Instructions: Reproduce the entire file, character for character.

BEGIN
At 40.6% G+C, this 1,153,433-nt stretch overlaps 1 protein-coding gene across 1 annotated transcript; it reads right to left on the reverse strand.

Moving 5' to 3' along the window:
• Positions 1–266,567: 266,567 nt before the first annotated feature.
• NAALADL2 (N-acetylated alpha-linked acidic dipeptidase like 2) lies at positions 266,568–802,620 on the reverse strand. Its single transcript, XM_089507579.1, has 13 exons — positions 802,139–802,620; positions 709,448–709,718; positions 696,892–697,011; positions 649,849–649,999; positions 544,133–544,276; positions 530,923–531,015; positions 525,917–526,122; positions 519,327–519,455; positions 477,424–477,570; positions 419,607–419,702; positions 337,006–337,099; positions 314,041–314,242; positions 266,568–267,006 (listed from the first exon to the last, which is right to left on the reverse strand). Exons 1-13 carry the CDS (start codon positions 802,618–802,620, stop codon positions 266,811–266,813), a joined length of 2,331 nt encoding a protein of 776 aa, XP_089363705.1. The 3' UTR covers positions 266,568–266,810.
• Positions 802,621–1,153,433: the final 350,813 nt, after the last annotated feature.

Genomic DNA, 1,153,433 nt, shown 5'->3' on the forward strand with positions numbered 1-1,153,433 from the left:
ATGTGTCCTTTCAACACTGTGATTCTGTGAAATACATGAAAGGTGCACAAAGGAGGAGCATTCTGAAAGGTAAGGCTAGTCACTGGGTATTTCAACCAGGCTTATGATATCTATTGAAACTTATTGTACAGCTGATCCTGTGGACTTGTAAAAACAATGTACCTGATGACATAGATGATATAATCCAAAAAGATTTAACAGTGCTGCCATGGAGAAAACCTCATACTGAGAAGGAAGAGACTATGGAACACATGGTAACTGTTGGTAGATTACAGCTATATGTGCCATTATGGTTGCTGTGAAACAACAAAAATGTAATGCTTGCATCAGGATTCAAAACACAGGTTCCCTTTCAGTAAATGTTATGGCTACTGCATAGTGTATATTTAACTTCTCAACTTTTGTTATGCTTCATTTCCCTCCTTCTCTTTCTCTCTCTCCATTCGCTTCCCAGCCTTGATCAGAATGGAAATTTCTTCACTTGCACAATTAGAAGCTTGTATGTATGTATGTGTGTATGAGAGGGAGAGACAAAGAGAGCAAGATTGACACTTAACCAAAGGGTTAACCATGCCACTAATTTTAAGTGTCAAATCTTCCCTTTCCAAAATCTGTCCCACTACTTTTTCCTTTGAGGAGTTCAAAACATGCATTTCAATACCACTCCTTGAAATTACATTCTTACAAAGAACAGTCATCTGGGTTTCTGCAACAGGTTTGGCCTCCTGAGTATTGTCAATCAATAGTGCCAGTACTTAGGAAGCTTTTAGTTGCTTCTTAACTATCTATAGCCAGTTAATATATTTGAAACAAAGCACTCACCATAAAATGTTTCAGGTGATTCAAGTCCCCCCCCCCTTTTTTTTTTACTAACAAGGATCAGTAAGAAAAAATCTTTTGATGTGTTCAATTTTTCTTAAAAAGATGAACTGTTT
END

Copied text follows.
At 40.6% G+C, this 1,153,433-nt stretch overlaps 1 protein-coding gene across 1 annotated transcript; it reads right to left on the reverse strand.

Moving 5' to 3' along the window:
• Positions 1–266,567: 266,567 nt before the first annotated feature.
• NAALADL2 (N-acetylated alpha-linked acidic dipeptidase like 2) lies at positions 266,568–802,620 on the reverse strand. Its single transcript, XM_089507579.1, has 13 exons — positions 802,139–802,620; positions 709,448–709,718; positions 696,892–697,011; positions 649,849–649,999; positions 544,133–544,276; positions 530,923–531,015; positions 525,917–526,122; positions 519,327–519,455; positions 477,424–477,570; positions 419,607–419,702; positions 337,006–337,099; positions 314,041–314,242; positions 266,568–267,006 (listed from the first exon to the last, which is right to left on the reverse strand). Exons 1-13 carry the CDS (start codon positions 802,618–802,620, stop codon positions 266,811–266,813), a joined length of 2,331 nt encoding a protein of 776 aa, XP_089363705.1. The 3' UTR covers positions 266,568–266,810.
• Positions 802,621–1,153,433: the final 350,813 nt, after the last annotated feature.

Genomic DNA, 1,153,433 nt, shown 5'->3' on the forward strand with positions numbered 1-1,153,433 from the left:
ATGTGTCCTTTCAACACTGTGATTCTGTGAAATACATGAAAGGTGCACAAAGGAGGAGCATTCTGAAAGGTAAGGCTAGTCACTGGGTATTTCAACCAGGCTTATGATATCTATTGAAACTTATTGTACAGCTGATCCTGTGGACTTGTAAAAACAATGTACCTGATGACATAGATGATATAATCCAAAAAGATTTAACAGTGCTGCCATGGAGAAAACCTCATACTGAGAAGGAAGAGACTATGGAACACATGGTAACTGTTGGTAGATTACAGCTATATGTGCCATTATGGTTGCTGTGAAACAACAAAAATGTAATGCTTGCATCAGGATTCAAAACACAGGTTCCCTTTCAGTAAATGTTATGGCTACTGCATAGTGTATATTTAACTTCTCAACTTTTGTTATGCTTCATTTCCCTCCTTCTCTTTCTCTCTCTCCATTCGCTTCCCAGCCTTGATCAGAATGGAAATTTCTTCACTTGCACAATTAGAAGCTTGTATGTATGTATGTGTGTATGAGAGGGAGAGACAAAGAGAGCAAGATTGACACTTAACCAAAGGGTTAACCATGCCACTAATTTTAAGTGTCAAATCTTCCCTTTCCAAAATCTGTCCCACTACTTTTTCCTTTGAGGAGTTCAAAACATGCATTTCAATACCACTCCTTGAAATTACATTCTTACAAAGAACAGTCATCTGGGTTTCTGCAACAGGTTTGGCCTCCTGAGTATTGTCAATCAATAGTGCCAGTACTTAGGAAGCTTTTAGTTGCTTCTTAACTATCTATAGCCAGTTAATATATTTGAAACAAAGCACTCACCATAAAATGTTTCAGGTGATTCAAGTCCCCCCCCCCTTTTTTTTTTACTAACAAGGATCAGTAAGAAAAAATCTTTTGATGTGTTCAATTTTTCTTAAAAAGATGAACTGTTT